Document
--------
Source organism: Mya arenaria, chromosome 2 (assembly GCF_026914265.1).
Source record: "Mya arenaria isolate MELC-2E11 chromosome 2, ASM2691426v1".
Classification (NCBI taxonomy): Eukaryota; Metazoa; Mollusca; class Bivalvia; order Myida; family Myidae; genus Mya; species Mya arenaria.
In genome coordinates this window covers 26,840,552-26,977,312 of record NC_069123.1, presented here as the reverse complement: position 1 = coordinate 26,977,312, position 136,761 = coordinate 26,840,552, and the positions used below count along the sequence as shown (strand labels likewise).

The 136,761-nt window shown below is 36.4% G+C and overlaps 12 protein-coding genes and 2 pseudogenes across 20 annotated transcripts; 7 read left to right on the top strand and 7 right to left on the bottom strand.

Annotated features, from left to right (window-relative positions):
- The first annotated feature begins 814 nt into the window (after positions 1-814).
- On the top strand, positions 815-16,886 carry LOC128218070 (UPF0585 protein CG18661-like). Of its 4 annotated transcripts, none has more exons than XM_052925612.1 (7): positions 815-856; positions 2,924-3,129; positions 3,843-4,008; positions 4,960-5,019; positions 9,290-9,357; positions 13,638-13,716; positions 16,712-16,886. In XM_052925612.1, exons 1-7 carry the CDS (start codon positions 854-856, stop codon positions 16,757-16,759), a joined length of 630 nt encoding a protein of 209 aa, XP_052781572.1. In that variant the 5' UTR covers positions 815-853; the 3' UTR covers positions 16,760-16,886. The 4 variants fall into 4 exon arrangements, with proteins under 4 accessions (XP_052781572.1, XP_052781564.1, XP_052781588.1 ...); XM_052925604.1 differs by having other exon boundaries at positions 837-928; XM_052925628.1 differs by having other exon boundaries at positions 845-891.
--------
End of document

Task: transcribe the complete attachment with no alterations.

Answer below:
Source organism: Mya arenaria, chromosome 2 (assembly GCF_026914265.1).
Source record: "Mya arenaria isolate MELC-2E11 chromosome 2, ASM2691426v1".
Classification (NCBI taxonomy): Eukaryota; Metazoa; Mollusca; class Bivalvia; order Myida; family Myidae; genus Mya; species Mya arenaria.
In genome coordinates this window covers 26,840,552-26,977,312 of record NC_069123.1, presented here as the reverse complement: position 1 = coordinate 26,977,312, position 136,761 = coordinate 26,840,552, and the positions used below count along the sequence as shown (strand labels likewise).

The 136,761-nt window shown below is 36.4% G+C and overlaps 12 protein-coding genes and 2 pseudogenes across 20 annotated transcripts; 7 read left to right on the top strand and 7 right to left on the bottom strand.

Annotated features, from left to right (window-relative positions):
- The first annotated feature begins 814 nt into the window (after positions 1-814).
- On the top strand, positions 815-16,886 carry LOC128218070 (UPF0585 protein CG18661-like). Of its 4 annotated transcripts, none has more exons than XM_052925612.1 (7): positions 815-856; positions 2,924-3,129; positions 3,843-4,008; positions 4,960-5,019; positions 9,290-9,357; positions 13,638-13,716; positions 16,712-16,886. In XM_052925612.1, exons 1-7 carry the CDS (start codon positions 854-856, stop codon positions 16,757-16,759), a joined length of 630 nt encoding a protein of 209 aa, XP_052781572.1. In that variant the 5' UTR covers positions 815-853; the 3' UTR covers positions 16,760-16,886. The 4 variants fall into 4 exon arrangements, with proteins under 4 accessions (XP_052781572.1, XP_052781564.1, XP_052781588.1 ...); XM_052925604.1 differs by having other exon boundaries at positions 837-928; XM_052925628.1 differs by having other exon boundaries at positions 845-891.